Don’t Put Your Trust In The Rain Radar App – Rodric Leerling

Don’t Put Your Trust In The Rain Radar App – Rodric Leerling

We were kindly advised to evacuate the hotel terrass within 15 minutes. The waitress looked pretty serious and pointed to the sky. The rain radar was predicting heavy rainfall with thunderstorm and we’d better move indoors.

We decided however to wait a while and not immediately follow her sincere advise. While we continued our conversation I thought I felt a first raindrop while temperatures were close to 30C and getting very humid. But nothing happened and it stayed dry for the rest of the day. Well, at least in Amsterdam, while other places got the full rain menu.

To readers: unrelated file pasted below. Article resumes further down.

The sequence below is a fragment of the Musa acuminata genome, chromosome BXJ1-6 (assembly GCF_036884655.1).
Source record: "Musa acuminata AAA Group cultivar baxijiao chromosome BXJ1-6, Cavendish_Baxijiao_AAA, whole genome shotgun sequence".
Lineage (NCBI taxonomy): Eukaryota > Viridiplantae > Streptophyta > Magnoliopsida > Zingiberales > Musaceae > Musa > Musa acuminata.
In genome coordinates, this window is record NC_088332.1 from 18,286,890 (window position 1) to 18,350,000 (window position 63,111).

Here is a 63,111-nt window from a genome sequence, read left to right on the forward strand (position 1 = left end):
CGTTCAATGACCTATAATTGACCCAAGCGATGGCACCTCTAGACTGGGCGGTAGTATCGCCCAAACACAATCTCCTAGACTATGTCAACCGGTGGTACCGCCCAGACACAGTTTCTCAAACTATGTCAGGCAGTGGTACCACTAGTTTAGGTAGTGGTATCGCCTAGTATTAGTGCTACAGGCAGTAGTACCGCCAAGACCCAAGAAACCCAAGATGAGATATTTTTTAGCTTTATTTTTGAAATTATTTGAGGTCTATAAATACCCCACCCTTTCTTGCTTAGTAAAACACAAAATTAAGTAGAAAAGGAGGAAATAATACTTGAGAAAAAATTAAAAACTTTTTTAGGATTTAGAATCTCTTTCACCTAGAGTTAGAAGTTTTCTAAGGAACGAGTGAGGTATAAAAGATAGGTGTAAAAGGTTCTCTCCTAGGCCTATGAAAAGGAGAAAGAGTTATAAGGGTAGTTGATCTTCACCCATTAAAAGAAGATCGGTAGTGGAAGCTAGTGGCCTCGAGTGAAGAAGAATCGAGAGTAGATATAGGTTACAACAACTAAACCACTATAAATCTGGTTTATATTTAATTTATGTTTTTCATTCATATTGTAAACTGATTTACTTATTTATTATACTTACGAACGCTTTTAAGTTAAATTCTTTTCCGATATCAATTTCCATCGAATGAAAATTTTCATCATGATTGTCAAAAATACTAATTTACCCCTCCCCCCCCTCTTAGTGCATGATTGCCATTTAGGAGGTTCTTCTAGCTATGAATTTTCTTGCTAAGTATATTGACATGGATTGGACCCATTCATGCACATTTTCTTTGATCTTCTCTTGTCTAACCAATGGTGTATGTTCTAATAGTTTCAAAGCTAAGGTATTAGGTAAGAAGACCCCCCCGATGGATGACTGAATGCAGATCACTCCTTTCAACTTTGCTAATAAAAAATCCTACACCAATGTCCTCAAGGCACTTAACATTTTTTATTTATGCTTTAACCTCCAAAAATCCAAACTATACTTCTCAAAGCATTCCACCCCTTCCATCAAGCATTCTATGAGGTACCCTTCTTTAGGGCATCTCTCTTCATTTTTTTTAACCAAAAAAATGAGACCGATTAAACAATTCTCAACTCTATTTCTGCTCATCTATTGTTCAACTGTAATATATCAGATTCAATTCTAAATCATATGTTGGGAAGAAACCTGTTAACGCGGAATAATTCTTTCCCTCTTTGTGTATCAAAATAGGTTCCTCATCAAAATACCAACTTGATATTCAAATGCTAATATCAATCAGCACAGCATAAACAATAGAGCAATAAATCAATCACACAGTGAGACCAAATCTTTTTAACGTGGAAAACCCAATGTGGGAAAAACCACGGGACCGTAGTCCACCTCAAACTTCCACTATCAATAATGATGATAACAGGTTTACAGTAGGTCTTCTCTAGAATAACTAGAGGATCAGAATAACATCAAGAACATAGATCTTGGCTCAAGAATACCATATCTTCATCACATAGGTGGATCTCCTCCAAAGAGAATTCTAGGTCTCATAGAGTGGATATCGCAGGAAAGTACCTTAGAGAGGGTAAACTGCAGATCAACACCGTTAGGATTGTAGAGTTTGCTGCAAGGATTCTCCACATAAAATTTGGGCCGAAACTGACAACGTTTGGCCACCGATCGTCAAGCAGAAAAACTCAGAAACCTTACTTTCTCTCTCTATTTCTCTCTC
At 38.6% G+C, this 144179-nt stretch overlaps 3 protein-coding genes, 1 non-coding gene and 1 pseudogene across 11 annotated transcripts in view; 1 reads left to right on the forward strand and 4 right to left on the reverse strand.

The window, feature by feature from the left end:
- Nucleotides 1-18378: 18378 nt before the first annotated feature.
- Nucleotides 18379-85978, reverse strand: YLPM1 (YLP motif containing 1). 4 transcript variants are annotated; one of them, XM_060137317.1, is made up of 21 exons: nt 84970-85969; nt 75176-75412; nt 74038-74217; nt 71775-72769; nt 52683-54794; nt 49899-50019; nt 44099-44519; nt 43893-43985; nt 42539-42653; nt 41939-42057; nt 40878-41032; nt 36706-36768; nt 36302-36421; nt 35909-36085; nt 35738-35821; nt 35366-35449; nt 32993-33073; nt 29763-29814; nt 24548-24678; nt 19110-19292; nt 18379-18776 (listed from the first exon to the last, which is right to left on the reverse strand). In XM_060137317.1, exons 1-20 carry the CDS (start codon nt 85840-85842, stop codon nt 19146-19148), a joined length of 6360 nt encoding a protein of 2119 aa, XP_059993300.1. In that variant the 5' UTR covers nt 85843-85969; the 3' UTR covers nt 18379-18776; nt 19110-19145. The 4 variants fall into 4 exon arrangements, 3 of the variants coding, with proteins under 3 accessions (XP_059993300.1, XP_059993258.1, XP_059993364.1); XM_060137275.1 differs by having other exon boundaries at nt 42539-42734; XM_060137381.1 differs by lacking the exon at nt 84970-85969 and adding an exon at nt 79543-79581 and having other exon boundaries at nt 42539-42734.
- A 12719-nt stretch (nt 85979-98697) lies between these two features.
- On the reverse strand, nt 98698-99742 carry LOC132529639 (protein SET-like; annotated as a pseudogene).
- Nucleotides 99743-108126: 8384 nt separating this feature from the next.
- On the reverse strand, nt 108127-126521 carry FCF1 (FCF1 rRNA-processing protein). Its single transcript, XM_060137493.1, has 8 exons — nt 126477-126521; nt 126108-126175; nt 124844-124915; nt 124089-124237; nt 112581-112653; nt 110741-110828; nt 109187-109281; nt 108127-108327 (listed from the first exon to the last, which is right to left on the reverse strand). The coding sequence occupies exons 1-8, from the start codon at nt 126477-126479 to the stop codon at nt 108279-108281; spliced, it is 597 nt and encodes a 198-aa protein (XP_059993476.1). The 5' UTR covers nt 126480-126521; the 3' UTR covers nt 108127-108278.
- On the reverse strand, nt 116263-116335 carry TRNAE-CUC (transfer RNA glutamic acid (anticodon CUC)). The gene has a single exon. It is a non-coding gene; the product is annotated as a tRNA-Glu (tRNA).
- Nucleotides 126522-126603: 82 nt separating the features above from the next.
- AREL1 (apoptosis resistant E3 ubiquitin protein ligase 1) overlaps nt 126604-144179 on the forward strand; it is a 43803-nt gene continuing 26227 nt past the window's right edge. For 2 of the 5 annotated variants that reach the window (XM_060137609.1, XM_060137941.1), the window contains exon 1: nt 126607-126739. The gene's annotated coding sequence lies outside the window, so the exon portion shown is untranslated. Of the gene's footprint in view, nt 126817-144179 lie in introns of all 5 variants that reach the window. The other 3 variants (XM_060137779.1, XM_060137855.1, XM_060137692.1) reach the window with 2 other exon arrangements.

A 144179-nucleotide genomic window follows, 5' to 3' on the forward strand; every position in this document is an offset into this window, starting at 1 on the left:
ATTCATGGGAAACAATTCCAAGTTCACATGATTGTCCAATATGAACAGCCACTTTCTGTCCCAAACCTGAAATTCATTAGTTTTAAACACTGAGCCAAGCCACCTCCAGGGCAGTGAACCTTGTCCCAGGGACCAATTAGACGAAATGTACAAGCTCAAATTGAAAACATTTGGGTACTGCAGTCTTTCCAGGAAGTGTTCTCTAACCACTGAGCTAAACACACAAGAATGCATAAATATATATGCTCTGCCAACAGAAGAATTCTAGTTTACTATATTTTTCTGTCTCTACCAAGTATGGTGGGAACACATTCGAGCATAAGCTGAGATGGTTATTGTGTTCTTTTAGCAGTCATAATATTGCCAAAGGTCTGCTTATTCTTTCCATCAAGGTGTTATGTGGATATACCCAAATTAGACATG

The rain radar tool is supposed to predict rain. A no-brainer. Predicting rain at a specific time and location. But it’s apparently not very accurate where the delivery will take place. Aren’t we focussed too much on our smartphone and at the same time getting dependent on information from our electronic devices? Why not check things with our own eyes and study the skies instead of our screens.

Here’s my analogue weather approach: check the position of birds flying high or low (flying low is due to low pressure). Smell the air of plants discarding their waste at low pressure, producing the smell  of compost. Sudden low pressure is known for predicting bad weather. Can I recommend a combination of digital and analogue assessments for future local weather predictions? It might save your outdoor meeting.

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